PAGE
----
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Daniel Oran - Oran's Dictionary of the Law

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3rd Edition

Daniel Oran, J.D.

Mark Tosti, J.D.

Contributing Author

Africa • Australia • Canada • Denmark • Japan • Mexico • New Zealand • Philippines • Puerto Rico • Singapore • Spain United Kingdom • United States


Publisher does not warrant or guarantee any of the products described herein or perform any independent analysis in connection with any of the product information contained herein. Publisher does not assume, and expressly disclaims, any obligation to obtain and include information other than that provided to it by the manufacturer.

The reader is notified that this text is an educational tool, not a practice book. Since the law is in constant change, no rule or statement of law in this book should be relied upon for any service to any client. The reader should always refer to standard legal sources for the current rule or law. If legal advice or other expert assistance is required, the services of the appropriate professional should be sought. The Publisher makes no representation or warranties of any kind, including but not limited to, the warranties of fitness for particular purpose or merchantability, nor are any such representations implied with respect to the material set forth herein, and the publisher takes no responsibility with respect to such material. The publisher shall not be liable for any special, consequential, or exemplary damages resulting, in whole or part, from the readers’ use of, or reliance upon, this material.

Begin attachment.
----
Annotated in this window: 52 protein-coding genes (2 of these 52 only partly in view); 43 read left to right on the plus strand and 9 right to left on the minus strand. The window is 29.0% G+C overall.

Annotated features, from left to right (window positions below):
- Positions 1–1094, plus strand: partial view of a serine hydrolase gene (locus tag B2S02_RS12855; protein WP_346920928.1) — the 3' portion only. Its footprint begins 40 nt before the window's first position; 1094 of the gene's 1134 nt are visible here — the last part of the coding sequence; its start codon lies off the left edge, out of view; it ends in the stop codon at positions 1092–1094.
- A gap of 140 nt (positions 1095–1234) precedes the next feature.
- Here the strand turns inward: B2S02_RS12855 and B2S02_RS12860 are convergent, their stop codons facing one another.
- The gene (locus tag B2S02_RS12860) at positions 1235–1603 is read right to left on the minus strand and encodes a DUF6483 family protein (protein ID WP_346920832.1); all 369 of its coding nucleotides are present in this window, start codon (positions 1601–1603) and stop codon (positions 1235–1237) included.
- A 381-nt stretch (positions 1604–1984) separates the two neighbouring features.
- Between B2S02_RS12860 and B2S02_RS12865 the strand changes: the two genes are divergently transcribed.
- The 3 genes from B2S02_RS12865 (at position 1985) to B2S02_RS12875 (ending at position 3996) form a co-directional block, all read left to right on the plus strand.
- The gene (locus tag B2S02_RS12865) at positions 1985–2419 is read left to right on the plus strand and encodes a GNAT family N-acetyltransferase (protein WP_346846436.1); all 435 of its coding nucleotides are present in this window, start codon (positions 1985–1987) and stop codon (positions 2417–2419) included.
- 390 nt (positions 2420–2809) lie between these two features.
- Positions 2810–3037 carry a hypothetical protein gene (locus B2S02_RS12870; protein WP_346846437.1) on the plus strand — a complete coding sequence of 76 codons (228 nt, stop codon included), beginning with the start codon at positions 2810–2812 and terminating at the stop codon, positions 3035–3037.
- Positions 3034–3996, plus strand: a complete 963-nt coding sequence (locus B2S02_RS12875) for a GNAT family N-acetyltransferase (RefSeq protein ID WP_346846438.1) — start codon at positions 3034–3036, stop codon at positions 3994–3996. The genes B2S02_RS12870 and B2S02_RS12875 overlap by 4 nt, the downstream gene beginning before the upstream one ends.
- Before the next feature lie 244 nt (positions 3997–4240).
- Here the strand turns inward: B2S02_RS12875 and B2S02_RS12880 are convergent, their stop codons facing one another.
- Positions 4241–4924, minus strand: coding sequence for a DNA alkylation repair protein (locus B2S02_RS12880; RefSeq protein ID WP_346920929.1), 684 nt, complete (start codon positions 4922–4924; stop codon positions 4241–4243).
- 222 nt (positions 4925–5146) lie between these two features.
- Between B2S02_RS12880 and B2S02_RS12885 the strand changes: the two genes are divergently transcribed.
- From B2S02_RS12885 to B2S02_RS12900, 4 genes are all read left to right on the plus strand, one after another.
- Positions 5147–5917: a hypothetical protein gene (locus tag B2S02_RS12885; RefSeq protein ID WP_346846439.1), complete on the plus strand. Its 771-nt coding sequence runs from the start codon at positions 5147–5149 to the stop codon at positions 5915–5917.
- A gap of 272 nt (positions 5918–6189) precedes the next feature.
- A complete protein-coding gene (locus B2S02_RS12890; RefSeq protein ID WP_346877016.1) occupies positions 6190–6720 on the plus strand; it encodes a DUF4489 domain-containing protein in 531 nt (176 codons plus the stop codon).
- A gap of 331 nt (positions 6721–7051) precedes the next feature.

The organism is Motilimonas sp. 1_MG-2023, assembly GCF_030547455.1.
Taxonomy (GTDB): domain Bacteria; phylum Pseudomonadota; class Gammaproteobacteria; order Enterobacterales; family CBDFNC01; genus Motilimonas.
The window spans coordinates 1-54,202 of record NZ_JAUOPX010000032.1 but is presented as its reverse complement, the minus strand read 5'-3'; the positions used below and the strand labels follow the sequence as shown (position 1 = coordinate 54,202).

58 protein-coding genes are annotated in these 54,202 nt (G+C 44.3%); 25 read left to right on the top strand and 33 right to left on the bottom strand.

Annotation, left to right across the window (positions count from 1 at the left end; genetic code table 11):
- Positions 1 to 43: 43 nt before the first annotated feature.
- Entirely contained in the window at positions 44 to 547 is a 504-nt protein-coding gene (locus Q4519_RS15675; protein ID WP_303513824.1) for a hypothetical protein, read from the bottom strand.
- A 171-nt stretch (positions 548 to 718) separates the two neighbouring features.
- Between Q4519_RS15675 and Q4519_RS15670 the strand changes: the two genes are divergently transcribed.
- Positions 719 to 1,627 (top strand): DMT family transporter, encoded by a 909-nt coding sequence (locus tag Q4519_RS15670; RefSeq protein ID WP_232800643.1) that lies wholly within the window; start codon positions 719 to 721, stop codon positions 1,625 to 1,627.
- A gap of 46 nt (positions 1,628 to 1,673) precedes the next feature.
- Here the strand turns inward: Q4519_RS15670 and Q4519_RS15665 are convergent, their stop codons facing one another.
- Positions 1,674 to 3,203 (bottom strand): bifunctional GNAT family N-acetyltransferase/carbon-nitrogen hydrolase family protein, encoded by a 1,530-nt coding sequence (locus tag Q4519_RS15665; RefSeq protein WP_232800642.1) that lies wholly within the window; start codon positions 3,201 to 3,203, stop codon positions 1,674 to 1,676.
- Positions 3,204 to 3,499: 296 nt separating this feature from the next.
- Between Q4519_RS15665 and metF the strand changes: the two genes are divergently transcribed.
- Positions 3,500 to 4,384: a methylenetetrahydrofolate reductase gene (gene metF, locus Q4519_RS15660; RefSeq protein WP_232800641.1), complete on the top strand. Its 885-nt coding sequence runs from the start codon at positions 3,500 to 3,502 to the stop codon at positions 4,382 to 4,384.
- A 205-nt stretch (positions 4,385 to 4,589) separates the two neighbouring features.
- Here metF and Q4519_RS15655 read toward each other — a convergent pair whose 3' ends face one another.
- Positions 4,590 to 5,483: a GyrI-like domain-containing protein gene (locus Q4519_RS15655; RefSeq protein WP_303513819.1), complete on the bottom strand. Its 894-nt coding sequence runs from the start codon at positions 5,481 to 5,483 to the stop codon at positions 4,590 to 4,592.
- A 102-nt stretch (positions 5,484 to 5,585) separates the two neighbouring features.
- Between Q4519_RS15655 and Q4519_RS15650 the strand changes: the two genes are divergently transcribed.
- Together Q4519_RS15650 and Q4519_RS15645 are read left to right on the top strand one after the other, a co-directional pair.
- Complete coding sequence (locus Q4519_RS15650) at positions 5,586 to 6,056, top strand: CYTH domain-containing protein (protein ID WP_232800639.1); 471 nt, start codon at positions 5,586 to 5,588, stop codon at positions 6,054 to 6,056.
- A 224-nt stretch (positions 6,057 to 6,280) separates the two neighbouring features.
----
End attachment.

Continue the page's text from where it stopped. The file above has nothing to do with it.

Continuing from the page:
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All rights reserved Thomson Learning (c) 2000. The text of this publication, or any part thereof, may not be reproduced or transmitted in any form or by any means, electronics or mechanical, including photocopying, recording, storage in an information retrieval system, or otherwise, without prior permission of the publisher.

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Library of Congress Cataloging-in-Publication Data

Oran, Daniel.

Oran’s Dictionary of the Law / Daniel Oran.—3rd ed. p. cm.

Rev. ed. of: Oran’s dictionary of the Law. 2nd ed. ©1991.

ISBN 0-7668-1742-3


1. Law--United States--Dictionaries. I. Title


KF156.069 1999




About the Authors

Daniel Oran is a graduate of Hamilton College and Yale Law School. He has practiced law in Connecticut and the District of Columbia. In addition, he has been Assistant Director of the National Paralegal Institute, Professor of Law at Antioch Law School, staff counsel to a member of Congress and the House Appropriations Committee, and president of Foresight, Incorporated. He has written an internationally reprinted novel and business text as well as professional and popular articles on paralegal education, psychiatry and law, poverty law, and individual rights.

Mark Tosti, contributing author, is a graduate of Princeton University, Columbia College, and the Washington College of Law of The American University. He practices general business, entertainment, and intellectual property law, and was Professorial Lecturer of Law at The American University. In addition, he has been the producer, director, and editor of several feature films.


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THE BASIC 50 xiii


APPENDIX A Where to Go for More

Information 533

APPENDIX B Lawyer Talk 535

APPENDIX C Legal Research


How to Use This Appendix


Concepts in the Law



Techniques of Research 548

Sources of the Law



Computer-Assisted Legal Research 572


Organization of the Federal Government 543

U.S. Courts of Appeals and U.S. District Courts 545 Cartwheel 549

Sources of the Law 554–5 National Reporter System 559–560

Introduction to a Case in the National Reporter System 561 Example of Legal Subjects Subdivided 564


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This is a guidebook to a foreign language. The language of Law uses mostly English words, but they rarely mean what they seem. Many look like everyday English, but have technical definitions totally different from their ordinary uses. Some mean several different things, depending on the area of law or business they come from. The language of Law also contains more “leftovers” than most languages. Hundreds of Latin, Old French, Old English, and obsolete words are still used in their original forms.